THE ULTIMATE AB WORKOUT FOR RUNNERS
By John Hanc
Chances are you can't keep up with the mega talent on Team Running USA--but you can copy their core routine. Dennis Kline, the strength coach who designed the Mammoth Lakes group's program, adapted the routine on the following pages for everyday runners. The two workouts, Base Fitness and Dynamic Strength, work in concert. The base exercises develop muscular strength, endurance, and balance; the dynamic moves build power. Translation: You'll be able to run stronger and longer.
Like the elites, you'll alternate between these two routines. Follow the Base workout for four weeks, then the Dynamic routine for three. For phase two, return to the Base workout for a week, this time performing repetitions of each move instead of holding the positions. Then shift again to the Dynamic routine, continuing that three-week, one-week cycle. Do your core work three times a week. During peak training, drop to one or two days. Cut out the workouts entirely two weeks prior to a big race.
Lie in a push-up position with your forearms on the ground, keeping your body in a straight line, your elbows directly below your shoulders, and your abdominals pulled in (top, right). Hold. Shift to your side, keeping the elbow directly under your shoulder and both feet on the floor, top foot in front. Lift your hips until your body is in a straight line. For all variations, start with 30 seconds, build to 2.5 minutes.
Hold plank as you have been, but lower and lift into a side plank for four sets of six reps, holding each rep for a count of four. The plank was originally used to test lower-back strength, says Kline, and if you can hold it for two-plus minutes, your likelihood of having lower-back problems is low.
Develops abdominal and lower-back muscles that support and stabilize the middle of your body.
Start on your hands and knees, back flat. Raise an opposite leg and arm to hip and torso height. Hold for 10 seconds, build to 30.
Perform four sets of six reps, with each side, holding each rep for a count of two.
Strengthens the muscles along the spine, the upper back, and the glutes.
Start face down on a Roman chair with your legs hooked and lift your torso up until it's parallel to the ground; your back should be straight, not arched. Hold. Start with 45 seconds, build to three minutes. (The focus is on muscular endurance, not pure strength, so don't add additional weight.)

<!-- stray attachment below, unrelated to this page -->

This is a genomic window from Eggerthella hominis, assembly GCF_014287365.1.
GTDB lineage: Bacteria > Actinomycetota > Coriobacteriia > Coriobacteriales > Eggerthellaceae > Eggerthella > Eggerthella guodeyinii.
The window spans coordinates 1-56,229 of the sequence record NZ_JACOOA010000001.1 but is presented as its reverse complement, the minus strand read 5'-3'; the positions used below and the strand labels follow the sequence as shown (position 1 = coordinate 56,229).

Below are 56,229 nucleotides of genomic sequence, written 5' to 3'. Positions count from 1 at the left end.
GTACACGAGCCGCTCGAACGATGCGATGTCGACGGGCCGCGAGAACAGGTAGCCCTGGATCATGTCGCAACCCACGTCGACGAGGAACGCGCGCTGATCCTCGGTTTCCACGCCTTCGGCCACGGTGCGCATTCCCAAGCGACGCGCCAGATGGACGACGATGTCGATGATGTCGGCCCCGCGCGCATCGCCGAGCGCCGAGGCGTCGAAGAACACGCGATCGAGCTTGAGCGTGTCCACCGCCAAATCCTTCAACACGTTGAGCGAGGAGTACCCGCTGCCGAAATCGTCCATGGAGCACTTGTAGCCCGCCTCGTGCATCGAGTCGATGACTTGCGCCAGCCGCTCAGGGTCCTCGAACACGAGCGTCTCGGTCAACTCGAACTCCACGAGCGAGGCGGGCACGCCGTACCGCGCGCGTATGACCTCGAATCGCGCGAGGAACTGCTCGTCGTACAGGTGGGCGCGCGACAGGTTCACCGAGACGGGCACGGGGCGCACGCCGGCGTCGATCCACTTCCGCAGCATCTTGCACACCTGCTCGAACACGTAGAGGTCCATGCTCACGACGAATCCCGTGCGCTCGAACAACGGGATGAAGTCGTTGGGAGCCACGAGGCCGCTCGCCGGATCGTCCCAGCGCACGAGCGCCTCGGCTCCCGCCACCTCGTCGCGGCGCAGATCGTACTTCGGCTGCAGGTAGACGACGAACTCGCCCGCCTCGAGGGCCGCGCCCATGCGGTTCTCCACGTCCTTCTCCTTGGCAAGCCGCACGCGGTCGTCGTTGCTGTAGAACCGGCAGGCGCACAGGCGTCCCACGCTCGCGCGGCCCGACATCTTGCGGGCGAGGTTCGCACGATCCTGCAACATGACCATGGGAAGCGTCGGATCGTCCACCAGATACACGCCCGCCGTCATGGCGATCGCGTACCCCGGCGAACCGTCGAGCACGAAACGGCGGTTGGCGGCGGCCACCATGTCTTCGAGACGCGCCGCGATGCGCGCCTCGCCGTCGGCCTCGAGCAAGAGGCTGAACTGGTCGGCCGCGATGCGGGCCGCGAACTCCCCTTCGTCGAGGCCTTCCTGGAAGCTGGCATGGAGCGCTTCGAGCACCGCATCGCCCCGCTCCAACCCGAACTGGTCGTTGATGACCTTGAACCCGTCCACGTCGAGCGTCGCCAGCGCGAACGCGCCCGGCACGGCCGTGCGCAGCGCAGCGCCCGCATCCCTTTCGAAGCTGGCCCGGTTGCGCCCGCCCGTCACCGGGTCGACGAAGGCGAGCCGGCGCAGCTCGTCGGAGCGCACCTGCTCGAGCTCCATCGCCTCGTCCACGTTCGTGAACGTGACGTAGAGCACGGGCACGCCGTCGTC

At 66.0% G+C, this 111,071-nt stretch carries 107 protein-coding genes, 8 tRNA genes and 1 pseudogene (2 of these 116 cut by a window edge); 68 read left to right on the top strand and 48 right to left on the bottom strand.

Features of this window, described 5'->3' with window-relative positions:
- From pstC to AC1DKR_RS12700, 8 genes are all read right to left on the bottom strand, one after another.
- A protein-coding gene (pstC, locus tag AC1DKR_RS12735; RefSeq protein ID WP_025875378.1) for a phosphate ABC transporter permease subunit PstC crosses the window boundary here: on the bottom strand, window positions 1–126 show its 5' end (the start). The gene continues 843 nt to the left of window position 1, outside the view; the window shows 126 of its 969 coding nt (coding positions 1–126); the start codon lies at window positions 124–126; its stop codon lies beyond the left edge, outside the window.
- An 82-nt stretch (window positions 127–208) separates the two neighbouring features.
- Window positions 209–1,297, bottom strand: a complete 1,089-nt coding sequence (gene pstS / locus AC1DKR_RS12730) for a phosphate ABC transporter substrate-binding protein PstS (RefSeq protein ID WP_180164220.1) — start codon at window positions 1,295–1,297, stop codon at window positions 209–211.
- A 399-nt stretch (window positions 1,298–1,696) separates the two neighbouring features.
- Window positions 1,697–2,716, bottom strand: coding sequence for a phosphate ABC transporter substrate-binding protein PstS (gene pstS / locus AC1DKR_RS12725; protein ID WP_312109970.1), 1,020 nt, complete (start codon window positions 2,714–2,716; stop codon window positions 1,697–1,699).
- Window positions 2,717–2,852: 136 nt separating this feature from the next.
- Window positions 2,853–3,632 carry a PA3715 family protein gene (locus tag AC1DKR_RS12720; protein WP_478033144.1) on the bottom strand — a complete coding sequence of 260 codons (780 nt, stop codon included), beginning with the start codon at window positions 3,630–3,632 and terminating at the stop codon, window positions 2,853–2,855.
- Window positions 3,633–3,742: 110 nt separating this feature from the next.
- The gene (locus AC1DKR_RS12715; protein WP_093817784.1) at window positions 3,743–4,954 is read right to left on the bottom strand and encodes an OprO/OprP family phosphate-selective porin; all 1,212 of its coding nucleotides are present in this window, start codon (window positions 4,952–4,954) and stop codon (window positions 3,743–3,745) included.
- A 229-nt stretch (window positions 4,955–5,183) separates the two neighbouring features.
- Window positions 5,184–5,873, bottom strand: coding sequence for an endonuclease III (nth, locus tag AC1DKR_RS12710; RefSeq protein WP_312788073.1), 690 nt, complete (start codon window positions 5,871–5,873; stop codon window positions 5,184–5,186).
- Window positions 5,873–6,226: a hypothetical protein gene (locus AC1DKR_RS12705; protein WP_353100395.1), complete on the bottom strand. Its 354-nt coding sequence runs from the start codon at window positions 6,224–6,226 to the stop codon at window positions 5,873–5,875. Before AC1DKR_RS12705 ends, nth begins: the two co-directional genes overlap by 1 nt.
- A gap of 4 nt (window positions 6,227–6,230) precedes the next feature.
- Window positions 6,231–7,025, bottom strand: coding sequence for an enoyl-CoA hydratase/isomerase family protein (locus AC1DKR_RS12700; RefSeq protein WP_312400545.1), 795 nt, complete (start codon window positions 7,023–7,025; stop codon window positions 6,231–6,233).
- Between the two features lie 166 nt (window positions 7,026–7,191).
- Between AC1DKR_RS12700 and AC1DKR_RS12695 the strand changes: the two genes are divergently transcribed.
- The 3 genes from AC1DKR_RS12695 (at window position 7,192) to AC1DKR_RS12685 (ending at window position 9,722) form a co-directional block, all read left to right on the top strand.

Do four sets of six reps.
Improves strength and muscular endurance of the erector spinae and other back extensors.
Swiss Hip Extension
Start sitting upright on a stability ball, then walk your legs forward so the ball travels up your spine until it reaches your shoulder blades. With your arms extended out to the sides, lift your hips up until your torso is parallel to the floor. Then lift one knee about 45 degrees, lower it, then lower hips toward the floor, and repeat on the other side for one set. "Don't be frustrated if you can't do this well at first," says Kline. Do three sets of five to seven reps, with two minutes rest between sets.
Same as above.
Mimics the running motion, but on an instable surface (the ball), engaging the hip flexors (psoas, iliacus) and extensors (the glutes) to work together with the abs and back to stabilize the body.
Holding a pair of moderately heavy dumbbells (about 10 pounds more than you'd use for biceps curls), take small steps forward for 10 seconds and backward for 10 seconds. Breathe naturally. Do three sets, with one minute rest between them.
The weights help activate the core to stabilize it as you walk, the same action you want to occur when you run.
Erect Lateral Bends
Place a pole or bar across your shoulders and hold with both hands. Keep your weight on your heels, your knees slightly bent, and tip your body to the side, taking the bar down toward your ankle without bending forward at the waist. Repeat on the other side. Try to keep a tempo of three seconds down (lowering the bar to the side), one second back up to a standing position. Do three sets of five reps on each side, with two minutes rest.
Builds muscular strength and endurance in the obliques and the quadratus lumborum (a deep back muscle).
Lie on your back, and raise a light dumbbell (about the weight you'd use for shoulder presses) with your right arm held above you. Then stand up, keeping your arm straight the entire time. Lower back down, finishing the move the way you started. "No matter how you stand up and get down, this recruits many of the core muscles," Kline says. Do three sets of five reps (with each arm), with two minutes rest between sets.
Gets the core and legs working together, because holding a weight above your head activates your entire core while your leg muscles are busy getting you up and down.
Hang from a pull-up bar, palms facing away from you. Without using momentum, use your core to curl your body up until your knees are between your arms (you'll be almost upside down). Hold a second, then lower slowly. If these are tough, drive one knee up to initiate the move, says Kline. Start with one to two reps, build to four, then add a second set, with 90-second rests in between.
Works total body flexion--the abdominals, hip flexors, latissimus dorsi (the back), and biceps.
Double Leg Hops
This is essentially a standing broad jump. From a standing position, jump as far as you can; use your arms to pull yourself up. When you land, jump again for a total of three without stopping. Do three sets, with two minutes rest in between.
Forces the hips to work in concert with the core muscles to stabilize the trunk from push-off to landing.